If you see a difference, then please explain the difference between the ability to choose and free will.

I have noticed a tendency of many people to suggest that the ability to make a choice and the property or concept of free will are two different things.

I want to be clear: I am not implying that they are or are not. I am curious to understand how people view this. It seems that you could see:

A. No difference
B. A distinct difference
C. A distinction without a difference
D. Something else

I would love to see your explanation, no matter what your answer. I have no interest, in this context, in what any philosopher you can quote had to say. I am curious about your understanding and your ability to state it. 

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Interesting thread - I'm not all the way through it yet, but figured I would throw out what I first thought when I read the initial post.

I've personally not given 'free will' much thought. I was not raised in a religious family, and the term had never come up. The only time I've ever heard it mentioned is in religious circles. Basically, I've heard that God gave people free will, and since there is no God, the idea was pointless and not worth my attention. I viewed it as the gift itself and not the ability to choose.

I see here that the discussion is not about 'free will' as I understand it, but about the 'how' and 'why' of the choices we make. Like I said, interesting read - look forward to reading more.
Hi 502,

Free will is actually a doctrine that didn't fully develop until about 70 years after the Roman Catholic Church was established by Emperor Constantine. St. Augustine fleshed out the ramifications of free will (circa 400 A.D.) in order to overcome the pitfalls of the deterministic Bible with more socially redeeming benefits like: good works, repentance, and responsibility for our own actions.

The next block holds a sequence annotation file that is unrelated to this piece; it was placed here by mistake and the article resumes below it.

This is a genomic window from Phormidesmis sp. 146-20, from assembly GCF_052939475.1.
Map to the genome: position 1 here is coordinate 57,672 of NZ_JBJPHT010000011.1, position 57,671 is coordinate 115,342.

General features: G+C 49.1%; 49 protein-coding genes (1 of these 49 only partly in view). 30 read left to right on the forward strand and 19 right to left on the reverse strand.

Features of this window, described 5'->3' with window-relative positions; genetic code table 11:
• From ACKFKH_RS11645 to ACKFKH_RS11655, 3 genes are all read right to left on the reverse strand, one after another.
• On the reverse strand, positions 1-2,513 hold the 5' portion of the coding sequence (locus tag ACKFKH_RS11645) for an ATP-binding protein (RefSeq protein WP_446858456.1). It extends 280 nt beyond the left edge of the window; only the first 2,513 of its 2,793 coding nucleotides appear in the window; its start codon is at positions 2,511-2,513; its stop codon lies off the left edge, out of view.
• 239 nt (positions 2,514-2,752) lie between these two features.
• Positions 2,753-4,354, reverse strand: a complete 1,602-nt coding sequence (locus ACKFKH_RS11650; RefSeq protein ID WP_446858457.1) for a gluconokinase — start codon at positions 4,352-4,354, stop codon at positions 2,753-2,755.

Determinism is intimately tied to belief in God(s). The whole world (East and West), with rare exception, was deterministic, believing that God(s) controlled every facet of every event; past, present and future. Even their prevailing "science" (astrology), took determinism for granted.

Today, most Christians accept free will despite the Bible. This represents the success of secondary sources (doctrine) over primary sources (the Bible). Much later, even the majority of Protestants accepted the doctrine of free will.

Free will, accordingly, gets a bad rap from atheists . . . after all, it was developed and advocated by the Roman Catholic Church. However, they weren't the ones who "invented" the idea. We have Epicurus to thank for that. He departed from the Atomists of his day by claiming the motion of atoms is random -- breaking the cascading causal chain reaction kick-started by the Prime Mover -- and that this was enough to allow for free will. His contrarian assertion (randomness at the atomic level) foreshadowed Quantum Theory by thousands of years.

Today, free will is a well-known, established, concept. Whether or not you believe in free will, you know (roughly) what it is. More importantly, you live your life as if you have free will. You work, play and plan as if you have free will. Free will is taken for granted. Do you take credit for your own actions? Do your officemates recognize your work and ideas? Do you weigh consequences before instructing your children? Of course you do. Because you have free will . . . or at least, because you think you have free will. What you don't do is trip through life aghast to find that you keep performing actions you don't intend; like a hapless puppet dancing on strings of causality.

So which is true? Free will or determinism? Every moment of your life is empirical evidence for free will. The claim that your entire experience is an illusion is an extraordinary claim. It requires extraordinary evidence. What evidence is there? None. Zero. Zilch.